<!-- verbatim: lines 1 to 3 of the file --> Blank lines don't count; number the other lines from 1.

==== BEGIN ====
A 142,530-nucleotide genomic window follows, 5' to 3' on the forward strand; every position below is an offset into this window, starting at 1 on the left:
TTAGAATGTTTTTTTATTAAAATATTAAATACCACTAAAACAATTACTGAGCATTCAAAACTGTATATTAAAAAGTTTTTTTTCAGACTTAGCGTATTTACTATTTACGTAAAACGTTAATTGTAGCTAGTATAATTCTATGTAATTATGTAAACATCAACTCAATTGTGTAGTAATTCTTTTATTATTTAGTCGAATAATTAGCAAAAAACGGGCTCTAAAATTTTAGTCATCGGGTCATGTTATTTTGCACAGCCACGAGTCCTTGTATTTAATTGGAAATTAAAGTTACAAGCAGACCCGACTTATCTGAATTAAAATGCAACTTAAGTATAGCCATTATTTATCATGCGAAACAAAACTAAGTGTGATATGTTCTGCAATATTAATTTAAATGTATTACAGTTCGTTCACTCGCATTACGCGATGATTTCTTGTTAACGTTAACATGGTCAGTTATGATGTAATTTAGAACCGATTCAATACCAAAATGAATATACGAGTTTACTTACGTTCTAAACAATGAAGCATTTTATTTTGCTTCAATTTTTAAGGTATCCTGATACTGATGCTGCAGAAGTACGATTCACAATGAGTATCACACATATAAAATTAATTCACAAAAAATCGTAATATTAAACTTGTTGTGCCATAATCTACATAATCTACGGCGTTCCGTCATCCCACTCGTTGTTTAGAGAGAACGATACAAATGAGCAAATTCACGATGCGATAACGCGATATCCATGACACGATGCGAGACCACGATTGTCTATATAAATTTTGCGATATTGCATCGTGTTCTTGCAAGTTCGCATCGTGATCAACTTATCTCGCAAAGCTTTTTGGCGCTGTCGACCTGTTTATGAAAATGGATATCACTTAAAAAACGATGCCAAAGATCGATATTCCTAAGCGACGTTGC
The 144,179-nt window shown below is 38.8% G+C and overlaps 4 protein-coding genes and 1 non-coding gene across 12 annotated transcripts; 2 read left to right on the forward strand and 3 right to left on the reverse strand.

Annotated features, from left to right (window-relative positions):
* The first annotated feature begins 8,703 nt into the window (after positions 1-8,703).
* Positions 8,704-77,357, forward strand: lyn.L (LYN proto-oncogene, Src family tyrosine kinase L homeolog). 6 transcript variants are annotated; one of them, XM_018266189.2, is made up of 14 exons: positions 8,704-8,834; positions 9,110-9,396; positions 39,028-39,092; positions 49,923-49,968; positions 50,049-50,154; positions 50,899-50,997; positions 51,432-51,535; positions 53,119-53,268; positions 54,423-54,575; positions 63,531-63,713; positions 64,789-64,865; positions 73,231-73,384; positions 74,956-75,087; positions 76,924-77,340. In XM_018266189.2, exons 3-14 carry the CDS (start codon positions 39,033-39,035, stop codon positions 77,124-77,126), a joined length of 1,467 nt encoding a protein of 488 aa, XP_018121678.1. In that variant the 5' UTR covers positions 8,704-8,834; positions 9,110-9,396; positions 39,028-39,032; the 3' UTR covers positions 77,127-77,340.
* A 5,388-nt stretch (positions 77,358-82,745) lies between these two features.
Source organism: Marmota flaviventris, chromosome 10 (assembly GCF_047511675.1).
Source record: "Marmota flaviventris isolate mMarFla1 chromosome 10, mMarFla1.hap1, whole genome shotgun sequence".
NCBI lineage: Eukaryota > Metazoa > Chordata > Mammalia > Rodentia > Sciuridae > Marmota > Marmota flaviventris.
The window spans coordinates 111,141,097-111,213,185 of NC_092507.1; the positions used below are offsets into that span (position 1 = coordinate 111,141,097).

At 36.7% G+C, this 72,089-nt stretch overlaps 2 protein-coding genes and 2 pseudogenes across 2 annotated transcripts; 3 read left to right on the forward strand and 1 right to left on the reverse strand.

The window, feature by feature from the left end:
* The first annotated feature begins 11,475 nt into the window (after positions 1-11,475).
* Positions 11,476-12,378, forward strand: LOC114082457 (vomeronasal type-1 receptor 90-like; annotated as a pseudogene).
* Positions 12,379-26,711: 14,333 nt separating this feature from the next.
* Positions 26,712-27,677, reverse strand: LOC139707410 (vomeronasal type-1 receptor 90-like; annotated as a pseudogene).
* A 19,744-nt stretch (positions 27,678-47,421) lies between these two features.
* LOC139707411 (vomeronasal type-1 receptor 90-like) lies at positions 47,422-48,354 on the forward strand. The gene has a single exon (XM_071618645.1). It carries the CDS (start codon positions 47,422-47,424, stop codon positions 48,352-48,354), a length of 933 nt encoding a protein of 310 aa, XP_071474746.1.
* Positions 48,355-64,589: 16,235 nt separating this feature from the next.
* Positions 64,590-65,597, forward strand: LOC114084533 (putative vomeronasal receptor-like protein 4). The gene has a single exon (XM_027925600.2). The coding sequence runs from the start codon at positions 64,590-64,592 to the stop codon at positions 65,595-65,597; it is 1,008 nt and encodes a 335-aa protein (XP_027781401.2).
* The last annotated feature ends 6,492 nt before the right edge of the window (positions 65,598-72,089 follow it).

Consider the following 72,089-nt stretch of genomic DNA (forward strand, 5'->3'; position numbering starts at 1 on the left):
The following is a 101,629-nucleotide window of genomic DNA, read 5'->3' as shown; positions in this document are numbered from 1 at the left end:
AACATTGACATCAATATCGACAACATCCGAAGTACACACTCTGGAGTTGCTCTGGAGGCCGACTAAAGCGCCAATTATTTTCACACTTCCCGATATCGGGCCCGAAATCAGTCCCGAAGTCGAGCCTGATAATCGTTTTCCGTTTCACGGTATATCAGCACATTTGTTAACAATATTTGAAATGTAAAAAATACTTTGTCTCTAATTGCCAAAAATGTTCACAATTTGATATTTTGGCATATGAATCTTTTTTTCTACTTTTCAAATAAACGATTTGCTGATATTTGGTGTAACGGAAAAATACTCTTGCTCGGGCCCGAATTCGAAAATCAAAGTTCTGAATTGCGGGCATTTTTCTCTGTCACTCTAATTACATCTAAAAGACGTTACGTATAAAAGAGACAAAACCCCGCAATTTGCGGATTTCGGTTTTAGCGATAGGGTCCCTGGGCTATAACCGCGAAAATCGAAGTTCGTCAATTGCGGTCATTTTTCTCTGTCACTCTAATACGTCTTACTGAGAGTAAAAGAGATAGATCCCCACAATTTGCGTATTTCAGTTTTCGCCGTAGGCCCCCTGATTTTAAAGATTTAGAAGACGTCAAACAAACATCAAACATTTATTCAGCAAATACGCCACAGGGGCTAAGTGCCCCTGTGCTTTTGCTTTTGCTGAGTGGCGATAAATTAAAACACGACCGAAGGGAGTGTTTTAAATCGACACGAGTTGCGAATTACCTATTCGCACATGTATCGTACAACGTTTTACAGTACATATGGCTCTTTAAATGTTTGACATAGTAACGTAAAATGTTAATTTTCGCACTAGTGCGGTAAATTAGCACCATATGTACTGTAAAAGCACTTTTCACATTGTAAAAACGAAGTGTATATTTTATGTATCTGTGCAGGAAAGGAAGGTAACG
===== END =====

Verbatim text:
A 142,530-nucleotide genomic window follows, 5' to 3' on the forward strand; every position below is an offset into this window, starting at 1 on the left:
TTAGAATGTTTTTTTATTAAAATATTAAATACCACTAAAACAATTACTGAGCATTCAAAACTGTATATTAAAAAGTTTTTTTTCAGACTTAGCGTATTTACTATTTACGTAAAACGTTAATTGTAGCTAGTATAATTCTATGTAATTATGTAAACATCAACTCAATTGTGTAGTAATTCTTTTATTATTTAGTCGAATAATTAGCAAAAAACGGGCTCTAAAATTTTAGTCATCGGGTCATGTTATTTTGCACAGCCACGAGTCCTTGTATTTAATTGGAAATTAAAGTTACAAGCAGACCCGACTTATCTGAATTAAAATGCAACTTAAGTATAGCCATTATTTATCATGCGAAACAAAACTAAGTGTGATATGTTCTGCAATATTAATTTAAATGTATTACAGTTCGTTCACTCGCATTACGCGATGATTTCTTGTTAACGTTAACATGGTCAGTTATGATGTAATTTAGAACCGATTCAATACCAAAATGAATATACGAGTTTACTTACGTTCTAAACAATGAAGCATTTTATTTTGCTTCAATTTTTAAGGTATCCTGATACTGATGCTGCAGAAGTACGATTCACAATGAGTATCACACATATAAAATTAATTCACAAAAAATCGTAATATTAAACTTGTTGTGCCATAATCTACATAATCTACGGCGTTCCGTCATCCCACTCGTTGTTTAGAGAGAACGATACAAATGAGCAAATTCACGATGCGATAACGCGATATCCATGACACGATGCGAGACCACGATTGTCTATATAAATTTTGCGATATTGCATCGTGTTCTTGCAAGTTCGCATCGTGATCAACTTATCTCGCAAAGCTTTTTGGCGCTGTCGACCTGTTTATGAAAATGGATATCACTTAAAAAACGATGCCAAAGATCGATATTCCTAAGCGACGTTGC
The 144,179-nt window shown below is 38.8% G+C and overlaps 4 protein-coding genes and 1 non-coding gene across 12 annotated transcripts; 2 read left to right on the forward strand and 3 right to left on the reverse strand.